Research shows discrimination in Europe against headscarved women

World
Wed, 3 Aug 2022 9:34 GMT
A recent research study revealed the discrimination experienced by headscarved women in job applications in Europe.
Research shows discrimination in Europe against headscarved women

A recent research study revealed the discrimination experienced by headscarved women in job applications in Europe. Utrecht University in the Netherlands, Oxford University in the United Kingdom, and the German Center for Integration and Migration Research recently conducted a joint field survey on the discrimination faced by religious minorities seeking jobs in the three European labor markets: Germany, the Netherlands, and Spain.

Turkish-Muslim women living in Europe complain about discrimination against them in their job applications.

A recent research study revealed the discrimination experienced by headscarved women in job applications in Europe. Utrecht University in the Netherlands, Oxford University in the United Kingdom, and the German Center for Integration and Migration Research recently conducted a joint field survey on the discrimination faced by religious minorities seeking jobs in the three European labor markets: Germany, the Netherlands, and Spain.

The study revealed that women wearing headscarves in Germany and the Netherlands face serious discrimination in job applications. Women wearing headscarves, who were able to overcome prejudices and get a job, told that the real discrimination is on the street and gave examples of the racism they went through.

"I encounter racist and discriminatory treatment in my daily life rather than in my business life. Sometimes this is a bad and sarcastic look, sometimes a verbal insult. I was born in Germany, grew up, studied, and took up my profession. Yet, we are still not accepted. My headscarved cousins wanted to work as sales reps but were asked to take off their headscarves. This shouldn't happen anymore," said Elif Yurtten, a nurse.

Pedagogue Gülbeyaz Kılıç also said: "The vice principal of my first school thought I was a cleaner. I can never forget the expression on his face when I say that I am a pedagogue. They look at your appearance and question your language ability and identity. Especially the glances on public transport vehicles and the insults you hear from some people while passing by them are very disturbing."

"I work with children with disabilities in German schools and nurseries. As I was driving with my six-year-old daughter and the little boy in a stroller, a German pointed at me and said, 'Did you have these stupid children?' He insulted everyone publicly. For some people, if your name, skin, or hair color is different, this can cause racism," according to Hatice Demirtaş who is a teacher.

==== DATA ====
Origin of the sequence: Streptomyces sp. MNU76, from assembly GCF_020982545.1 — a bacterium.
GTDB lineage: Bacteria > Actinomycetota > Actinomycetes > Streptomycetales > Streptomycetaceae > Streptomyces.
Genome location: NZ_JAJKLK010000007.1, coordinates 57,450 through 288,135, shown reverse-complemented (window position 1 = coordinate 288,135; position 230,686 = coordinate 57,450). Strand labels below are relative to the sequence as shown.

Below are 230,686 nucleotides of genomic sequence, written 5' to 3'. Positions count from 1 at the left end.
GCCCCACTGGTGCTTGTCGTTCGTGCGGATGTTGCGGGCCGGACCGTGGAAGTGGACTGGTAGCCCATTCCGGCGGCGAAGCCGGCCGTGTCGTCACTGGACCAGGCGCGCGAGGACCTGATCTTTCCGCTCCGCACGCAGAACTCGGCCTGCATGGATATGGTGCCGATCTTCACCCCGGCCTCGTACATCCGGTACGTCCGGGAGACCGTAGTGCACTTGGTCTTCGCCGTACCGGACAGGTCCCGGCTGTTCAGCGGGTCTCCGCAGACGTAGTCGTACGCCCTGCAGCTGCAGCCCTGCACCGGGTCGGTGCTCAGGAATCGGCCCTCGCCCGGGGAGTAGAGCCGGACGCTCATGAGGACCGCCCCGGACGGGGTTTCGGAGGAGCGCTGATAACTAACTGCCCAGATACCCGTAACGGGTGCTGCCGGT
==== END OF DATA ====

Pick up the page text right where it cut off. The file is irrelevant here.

"I applied to many training centers for jobs. Either there was no response or I was getting a negative response. One day I sent my resume without a photo and was quickly contacted. When I went to the interview, the facial expression of the woman who greeted me changed. In the interview, I was told that my features are suitable for the job, I was asked if I could take off my hijab. I wasn't hired when I said I couldn't take it off," said Meliha Bayrak, a social pedagogue.

The findings of the experiment were shared in an article published by Oxford Academic this month titled "Discrimination Unveiled: A Field Experiment on the Barriers Faced by Muslim Women in Germany, the Netherlands, and Spain."

The study was conducted with the same people's curriculum vitae (CV) by using the same content and information with both veiled and unveiled photos.

As the photos on CVs show whether that person wears a hijab or not, the "cross-nationally harmonized" experiment aimed to demonstrate to what extent the responses these people receive from employers differ.

The results in the Netherlands proved that 35% of women with headscarves got responses from employers, while this rate rose to 70% among those not wearing them.

The experiment claimed a similar scenario in Germany, showing that 25% of the veiled candidates and 53% of the unveiled ones received responses.

"Muslims are perceived by the public at large as a difficult-to-integrate group, mainly due to their conservative gender role attitudes and high levels of religiosity, which are seemingly at odds with European values and the secular lifestyles of Western societies," the article stressed.

"Robust evidence that veiled Muslim women are discriminated against in Germany and the Netherlands, but only when applying for jobs that require a high level of customer contact," it presented

"In Spain, however, the level of discrimination against veiled Muslim women is much smaller than in the other two countries," it stated.

To give statistical data, the research underscored that 48.5% of unveiled Muslim women received responses from employers in the Dutch labor market, while this number decreased to 34.5% among veiled Muslim women.

In Germany, even though employers responded to the job applications of half of the unveiled Muslim women, they did not give any response to 75% of the Muslim women with headscarves.

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